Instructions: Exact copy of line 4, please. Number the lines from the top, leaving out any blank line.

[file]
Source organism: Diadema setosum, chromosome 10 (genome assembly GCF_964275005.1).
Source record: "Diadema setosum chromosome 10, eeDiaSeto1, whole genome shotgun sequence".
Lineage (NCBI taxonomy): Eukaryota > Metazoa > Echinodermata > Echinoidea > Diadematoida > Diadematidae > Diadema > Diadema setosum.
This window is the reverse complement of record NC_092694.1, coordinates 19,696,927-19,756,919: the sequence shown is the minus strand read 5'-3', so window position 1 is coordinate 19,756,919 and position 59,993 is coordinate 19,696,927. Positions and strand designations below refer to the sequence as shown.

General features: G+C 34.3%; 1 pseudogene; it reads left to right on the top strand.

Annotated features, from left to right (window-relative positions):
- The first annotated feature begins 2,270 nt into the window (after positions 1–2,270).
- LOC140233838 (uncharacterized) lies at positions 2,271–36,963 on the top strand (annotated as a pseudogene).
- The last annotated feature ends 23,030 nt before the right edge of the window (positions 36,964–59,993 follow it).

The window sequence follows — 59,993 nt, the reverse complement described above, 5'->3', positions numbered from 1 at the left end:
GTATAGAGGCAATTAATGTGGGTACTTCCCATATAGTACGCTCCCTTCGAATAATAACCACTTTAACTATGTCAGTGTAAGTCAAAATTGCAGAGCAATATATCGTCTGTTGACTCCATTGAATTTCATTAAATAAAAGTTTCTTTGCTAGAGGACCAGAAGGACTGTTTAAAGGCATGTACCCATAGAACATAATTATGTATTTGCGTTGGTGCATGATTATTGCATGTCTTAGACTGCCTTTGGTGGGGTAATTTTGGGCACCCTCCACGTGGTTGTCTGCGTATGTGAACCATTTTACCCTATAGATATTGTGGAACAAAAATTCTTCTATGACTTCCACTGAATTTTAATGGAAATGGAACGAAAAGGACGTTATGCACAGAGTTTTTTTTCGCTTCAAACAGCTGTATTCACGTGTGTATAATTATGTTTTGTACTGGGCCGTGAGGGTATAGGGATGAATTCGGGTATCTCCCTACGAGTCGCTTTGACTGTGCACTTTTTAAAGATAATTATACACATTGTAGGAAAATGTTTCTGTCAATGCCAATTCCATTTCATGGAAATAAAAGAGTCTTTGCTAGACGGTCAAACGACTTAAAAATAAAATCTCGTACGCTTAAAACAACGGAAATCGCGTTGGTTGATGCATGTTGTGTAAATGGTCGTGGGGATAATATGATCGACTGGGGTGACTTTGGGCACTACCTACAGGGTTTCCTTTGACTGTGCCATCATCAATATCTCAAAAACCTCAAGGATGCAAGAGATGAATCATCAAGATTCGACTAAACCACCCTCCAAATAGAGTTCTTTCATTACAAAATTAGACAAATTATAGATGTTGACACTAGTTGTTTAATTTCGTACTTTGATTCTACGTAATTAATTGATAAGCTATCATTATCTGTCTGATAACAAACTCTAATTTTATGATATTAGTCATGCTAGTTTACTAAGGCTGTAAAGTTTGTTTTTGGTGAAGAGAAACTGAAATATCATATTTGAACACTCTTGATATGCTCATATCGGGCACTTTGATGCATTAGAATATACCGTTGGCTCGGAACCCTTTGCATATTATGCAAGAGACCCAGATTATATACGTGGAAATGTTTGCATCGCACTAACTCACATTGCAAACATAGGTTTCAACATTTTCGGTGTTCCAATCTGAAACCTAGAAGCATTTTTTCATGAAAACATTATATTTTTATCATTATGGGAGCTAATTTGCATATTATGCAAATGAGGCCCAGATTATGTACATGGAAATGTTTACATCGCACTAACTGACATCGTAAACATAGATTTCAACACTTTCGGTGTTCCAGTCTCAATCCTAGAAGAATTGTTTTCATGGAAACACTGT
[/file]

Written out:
This window is the reverse complement of record NC_092694.1, coordinates 19,696,927-19,756,919: the sequence shown is the minus strand read 5'-3', so window position 1 is coordinate 19,756,919 and position 59,993 is coordinate 19,696,927. Positions and strand designations below refer to the sequence as shown.